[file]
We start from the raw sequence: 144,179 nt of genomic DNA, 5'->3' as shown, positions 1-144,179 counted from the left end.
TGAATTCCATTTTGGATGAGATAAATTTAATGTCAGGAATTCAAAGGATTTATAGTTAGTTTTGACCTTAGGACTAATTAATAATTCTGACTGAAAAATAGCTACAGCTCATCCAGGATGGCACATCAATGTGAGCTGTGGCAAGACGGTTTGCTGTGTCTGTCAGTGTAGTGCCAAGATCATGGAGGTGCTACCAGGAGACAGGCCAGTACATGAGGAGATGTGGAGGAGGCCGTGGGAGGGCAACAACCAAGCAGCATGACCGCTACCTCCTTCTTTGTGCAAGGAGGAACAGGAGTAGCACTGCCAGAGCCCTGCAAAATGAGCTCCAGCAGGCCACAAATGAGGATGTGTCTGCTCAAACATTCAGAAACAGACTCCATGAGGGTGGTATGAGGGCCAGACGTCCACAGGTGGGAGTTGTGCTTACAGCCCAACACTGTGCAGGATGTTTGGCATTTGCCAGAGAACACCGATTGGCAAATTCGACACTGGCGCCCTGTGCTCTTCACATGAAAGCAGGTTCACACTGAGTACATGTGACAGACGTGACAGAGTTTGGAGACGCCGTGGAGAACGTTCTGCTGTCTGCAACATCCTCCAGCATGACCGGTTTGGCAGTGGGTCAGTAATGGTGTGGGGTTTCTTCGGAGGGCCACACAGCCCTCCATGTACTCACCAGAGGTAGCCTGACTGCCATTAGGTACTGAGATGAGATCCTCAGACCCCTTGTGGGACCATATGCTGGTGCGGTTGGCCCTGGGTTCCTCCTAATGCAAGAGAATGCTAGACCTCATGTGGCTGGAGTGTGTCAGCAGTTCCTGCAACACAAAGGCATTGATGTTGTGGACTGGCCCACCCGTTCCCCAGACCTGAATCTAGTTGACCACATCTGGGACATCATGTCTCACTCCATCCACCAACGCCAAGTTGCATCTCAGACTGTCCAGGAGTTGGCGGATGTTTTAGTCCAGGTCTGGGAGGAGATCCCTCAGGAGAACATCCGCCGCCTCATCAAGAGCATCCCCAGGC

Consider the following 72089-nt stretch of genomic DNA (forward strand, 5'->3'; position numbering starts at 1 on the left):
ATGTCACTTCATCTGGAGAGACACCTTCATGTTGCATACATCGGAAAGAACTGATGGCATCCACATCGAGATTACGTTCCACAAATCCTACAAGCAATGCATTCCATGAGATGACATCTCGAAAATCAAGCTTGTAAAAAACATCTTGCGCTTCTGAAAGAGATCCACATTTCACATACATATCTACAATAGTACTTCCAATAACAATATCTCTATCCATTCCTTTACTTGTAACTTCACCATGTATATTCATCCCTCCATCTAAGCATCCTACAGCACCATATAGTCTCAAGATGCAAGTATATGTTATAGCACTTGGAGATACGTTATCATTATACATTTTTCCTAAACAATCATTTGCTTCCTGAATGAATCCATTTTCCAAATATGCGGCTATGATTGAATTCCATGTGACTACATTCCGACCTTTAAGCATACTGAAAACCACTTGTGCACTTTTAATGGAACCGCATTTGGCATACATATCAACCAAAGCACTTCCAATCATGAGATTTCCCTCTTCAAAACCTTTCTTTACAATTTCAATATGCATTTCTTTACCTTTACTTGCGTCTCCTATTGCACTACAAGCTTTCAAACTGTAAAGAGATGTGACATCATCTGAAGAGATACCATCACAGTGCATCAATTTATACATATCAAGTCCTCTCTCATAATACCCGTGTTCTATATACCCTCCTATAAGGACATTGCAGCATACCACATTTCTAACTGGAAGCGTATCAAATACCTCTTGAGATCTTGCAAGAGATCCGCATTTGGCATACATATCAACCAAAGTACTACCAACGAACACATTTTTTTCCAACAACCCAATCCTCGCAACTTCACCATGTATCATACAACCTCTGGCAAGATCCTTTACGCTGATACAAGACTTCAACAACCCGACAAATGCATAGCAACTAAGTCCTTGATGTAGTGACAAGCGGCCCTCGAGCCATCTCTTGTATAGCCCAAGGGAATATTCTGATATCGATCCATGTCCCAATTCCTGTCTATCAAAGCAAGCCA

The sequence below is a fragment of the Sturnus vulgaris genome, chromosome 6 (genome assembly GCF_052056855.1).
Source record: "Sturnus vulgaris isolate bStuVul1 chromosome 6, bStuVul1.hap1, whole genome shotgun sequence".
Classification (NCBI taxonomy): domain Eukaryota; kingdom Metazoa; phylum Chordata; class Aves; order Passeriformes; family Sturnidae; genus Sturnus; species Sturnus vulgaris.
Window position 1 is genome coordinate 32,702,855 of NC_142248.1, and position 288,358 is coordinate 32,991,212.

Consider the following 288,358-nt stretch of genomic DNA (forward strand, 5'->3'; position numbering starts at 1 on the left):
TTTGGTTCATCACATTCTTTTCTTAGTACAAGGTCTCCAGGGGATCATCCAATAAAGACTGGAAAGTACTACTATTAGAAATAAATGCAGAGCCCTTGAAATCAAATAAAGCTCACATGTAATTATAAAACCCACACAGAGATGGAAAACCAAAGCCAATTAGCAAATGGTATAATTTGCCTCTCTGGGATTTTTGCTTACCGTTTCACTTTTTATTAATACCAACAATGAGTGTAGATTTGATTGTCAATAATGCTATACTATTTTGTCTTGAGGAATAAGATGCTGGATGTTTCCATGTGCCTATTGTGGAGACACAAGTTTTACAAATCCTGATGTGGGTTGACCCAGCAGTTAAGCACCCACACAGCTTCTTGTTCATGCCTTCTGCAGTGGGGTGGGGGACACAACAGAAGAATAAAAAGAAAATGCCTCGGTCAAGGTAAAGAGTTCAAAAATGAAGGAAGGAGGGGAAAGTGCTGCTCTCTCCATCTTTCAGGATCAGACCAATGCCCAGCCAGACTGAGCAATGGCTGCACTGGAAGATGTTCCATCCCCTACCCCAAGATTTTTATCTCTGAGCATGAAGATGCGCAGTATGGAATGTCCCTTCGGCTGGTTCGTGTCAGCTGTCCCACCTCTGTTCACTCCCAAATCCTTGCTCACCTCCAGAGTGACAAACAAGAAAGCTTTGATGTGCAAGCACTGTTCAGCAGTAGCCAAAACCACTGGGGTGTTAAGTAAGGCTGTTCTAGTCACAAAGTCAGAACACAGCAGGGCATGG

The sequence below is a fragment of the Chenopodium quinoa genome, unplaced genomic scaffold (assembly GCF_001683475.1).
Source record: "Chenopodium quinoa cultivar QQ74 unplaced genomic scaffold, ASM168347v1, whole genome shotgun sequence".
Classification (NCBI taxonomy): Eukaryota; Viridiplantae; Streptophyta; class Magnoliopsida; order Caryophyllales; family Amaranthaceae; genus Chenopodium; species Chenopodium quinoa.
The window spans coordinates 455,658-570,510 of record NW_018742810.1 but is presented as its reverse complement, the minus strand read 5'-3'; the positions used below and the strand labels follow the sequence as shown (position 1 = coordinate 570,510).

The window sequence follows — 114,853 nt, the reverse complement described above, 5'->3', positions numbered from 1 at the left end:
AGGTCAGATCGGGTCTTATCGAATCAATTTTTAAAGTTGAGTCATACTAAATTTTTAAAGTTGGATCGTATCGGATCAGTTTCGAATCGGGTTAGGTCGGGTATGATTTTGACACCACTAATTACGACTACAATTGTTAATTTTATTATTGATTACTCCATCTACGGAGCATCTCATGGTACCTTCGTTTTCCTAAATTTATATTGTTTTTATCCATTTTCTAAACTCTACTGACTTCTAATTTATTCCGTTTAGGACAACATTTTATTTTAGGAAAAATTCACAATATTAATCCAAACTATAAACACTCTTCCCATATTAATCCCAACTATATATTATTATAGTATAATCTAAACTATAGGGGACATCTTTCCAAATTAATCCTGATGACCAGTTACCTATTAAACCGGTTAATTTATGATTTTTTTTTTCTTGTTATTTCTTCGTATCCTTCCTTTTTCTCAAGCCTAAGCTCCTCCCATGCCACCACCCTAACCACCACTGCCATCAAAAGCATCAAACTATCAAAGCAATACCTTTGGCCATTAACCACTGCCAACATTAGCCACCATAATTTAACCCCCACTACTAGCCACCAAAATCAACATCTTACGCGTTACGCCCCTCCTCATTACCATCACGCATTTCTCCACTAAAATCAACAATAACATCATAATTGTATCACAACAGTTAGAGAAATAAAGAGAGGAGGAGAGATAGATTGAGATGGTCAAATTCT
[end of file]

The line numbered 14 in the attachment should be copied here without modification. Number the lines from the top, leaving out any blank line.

The window spans coordinates 455,658-570,510 of record NW_018742810.1 but is presented as its reverse complement, the minus strand read 5'-3'; the positions used below and the strand labels follow the sequence as shown (position 1 = coordinate 570,510).